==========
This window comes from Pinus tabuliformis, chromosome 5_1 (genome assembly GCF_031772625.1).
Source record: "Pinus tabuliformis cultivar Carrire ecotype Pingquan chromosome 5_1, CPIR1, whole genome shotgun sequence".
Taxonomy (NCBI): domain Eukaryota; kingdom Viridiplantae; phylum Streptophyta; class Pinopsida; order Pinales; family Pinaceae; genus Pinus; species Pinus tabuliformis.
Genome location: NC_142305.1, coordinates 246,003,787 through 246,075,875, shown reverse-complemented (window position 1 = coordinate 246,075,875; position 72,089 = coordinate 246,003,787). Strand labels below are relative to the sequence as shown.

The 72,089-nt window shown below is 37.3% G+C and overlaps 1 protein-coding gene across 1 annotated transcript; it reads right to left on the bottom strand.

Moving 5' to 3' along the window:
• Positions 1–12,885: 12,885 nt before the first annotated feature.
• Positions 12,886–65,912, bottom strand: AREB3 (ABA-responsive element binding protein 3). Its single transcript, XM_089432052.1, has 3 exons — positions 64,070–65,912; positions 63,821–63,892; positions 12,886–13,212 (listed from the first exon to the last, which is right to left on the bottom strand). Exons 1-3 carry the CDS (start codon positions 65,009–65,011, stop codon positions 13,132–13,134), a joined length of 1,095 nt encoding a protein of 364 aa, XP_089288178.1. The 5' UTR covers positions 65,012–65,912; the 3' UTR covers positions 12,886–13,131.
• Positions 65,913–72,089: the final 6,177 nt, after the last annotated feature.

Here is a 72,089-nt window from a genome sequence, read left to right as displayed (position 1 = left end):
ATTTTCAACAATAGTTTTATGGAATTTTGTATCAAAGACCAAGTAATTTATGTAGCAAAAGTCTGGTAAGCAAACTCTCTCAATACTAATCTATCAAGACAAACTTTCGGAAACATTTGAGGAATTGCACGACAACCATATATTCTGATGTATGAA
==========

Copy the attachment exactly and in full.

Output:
This window comes from Pinus tabuliformis, chromosome 5_1 (genome assembly GCF_031772625.1).
Source record: "Pinus tabuliformis cultivar Carrire ecotype Pingquan chromosome 5_1, CPIR1, whole genome shotgun sequence".
Taxonomy (NCBI): domain Eukaryota; kingdom Viridiplantae; phylum Streptophyta; class Pinopsida; order Pinales; family Pinaceae; genus Pinus; species Pinus tabuliformis.
Genome location: NC_142305.1, coordinates 246,003,787 through 246,075,875, shown reverse-complemented (window position 1 = coordinate 246,075,875; position 72,089 = coordinate 246,003,787). Strand labels below are relative to the sequence as shown.

The 72,089-nt window shown below is 37.3% G+C and overlaps 1 protein-coding gene across 1 annotated transcript; it reads right to left on the bottom strand.

Moving 5' to 3' along the window:
• Positions 1–12,885: 12,885 nt before the first annotated feature.
• Positions 12,886–65,912, bottom strand: AREB3 (ABA-responsive element binding protein 3). Its single transcript, XM_089432052.1, has 3 exons — positions 64,070–65,912; positions 63,821–63,892; positions 12,886–13,212 (listed from the first exon to the last, which is right to left on the bottom strand). Exons 1-3 carry the CDS (start codon positions 65,009–65,011, stop codon positions 13,132–13,134), a joined length of 1,095 nt encoding a protein of 364 aa, XP_089288178.1. The 5' UTR covers positions 65,012–65,912; the 3' UTR covers positions 12,886–13,131.
• Positions 65,913–72,089: the final 6,177 nt, after the last annotated feature.

Here is a 72,089-nt window from a genome sequence, read left to right as displayed (position 1 = left end):
ATTTTCAACAATAGTTTTATGGAATTTTGTATCAAAGACCAAGTAATTTATGTAGCAAAAGTCTGGTAAGCAAACTCTCTCAATACTAATCTATCAAGACAAACTTTCGGAAACATTTGAGGAATTGCACGACAACCATATATTCTGATGTATGAA